Wildflower walk and bee update

Saturday, April 23, 2011

I went on a wildflower walk this morning with Dr. Holly Scoggins. It was offered through the fantastic local Hahn Horticulture Garden, where I've been spending a lot of time lately in pursuit of my Master Gardener certification.

It was a wonderful walk through a secluded and little-known area protected by the Nature Conservancy. I took a lot of pictures and did my best to capture all of the right names for everything - you can check it out in my Picasa Web Album.

Beekeeping Update:

We opened up the hives today to check and make sure the queen had been released. While Tuesday (the day we installed the bees) went really well and we felt like experts, today reminded us that we're novices and will probably continue to have a lot to learn for years to come.

Both hives had built burr comb between the top feeder and the lower deep (we had a medium super in between so that we could place the bee delivery box and the queen's box in between). We knocked off the burr comb on both hives and took out the bee delivery box, the (now empty) queen box, and took off the medium super body. There was a huge amount of activity as we worked with the hive, and John got his first sting from a bee that went up his pant leg. It was a bit more intimidating than the first day!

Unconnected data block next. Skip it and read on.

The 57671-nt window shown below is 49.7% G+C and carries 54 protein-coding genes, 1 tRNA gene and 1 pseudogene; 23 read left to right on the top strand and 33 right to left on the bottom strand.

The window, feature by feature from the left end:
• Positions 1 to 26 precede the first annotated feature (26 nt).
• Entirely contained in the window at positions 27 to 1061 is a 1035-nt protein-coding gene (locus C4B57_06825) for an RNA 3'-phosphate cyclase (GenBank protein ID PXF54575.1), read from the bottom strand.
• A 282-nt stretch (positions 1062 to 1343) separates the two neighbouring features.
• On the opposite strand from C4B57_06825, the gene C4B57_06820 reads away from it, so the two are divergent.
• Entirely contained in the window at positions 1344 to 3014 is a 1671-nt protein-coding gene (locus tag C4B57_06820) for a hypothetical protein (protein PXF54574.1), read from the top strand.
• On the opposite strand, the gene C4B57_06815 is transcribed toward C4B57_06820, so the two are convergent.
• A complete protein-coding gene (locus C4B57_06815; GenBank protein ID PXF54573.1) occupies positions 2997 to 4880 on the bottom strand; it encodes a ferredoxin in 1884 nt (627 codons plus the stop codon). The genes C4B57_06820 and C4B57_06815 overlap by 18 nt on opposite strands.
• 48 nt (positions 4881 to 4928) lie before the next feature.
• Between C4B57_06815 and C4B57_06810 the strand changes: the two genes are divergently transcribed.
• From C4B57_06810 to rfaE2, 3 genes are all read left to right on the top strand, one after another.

At one point I saw a larger bee with a shiny body which I thought might be the queen on one of the pieces of burr comb... A lot of panic ensued and as I tried to "shoo" the bees into the frames with my bee brush, the bees that were there took flight. I was sure that I'd lost the queen. At this point I now realize it was probably just a drone, but it was a grim moment in our beekeeping so far! At the end of the day we realized that the bees will probably be just fine - in spite of us.


Julie Smith said...

Wow ... this is amazing stuff. Diving into beekeeping! There is a bee home in one of the walls that can be viewed through plexiglass at the Museum of Natural History in DC, and Andrew and I spent the longest time watching the bees. The depth of their social structures seems to dwarf our own.

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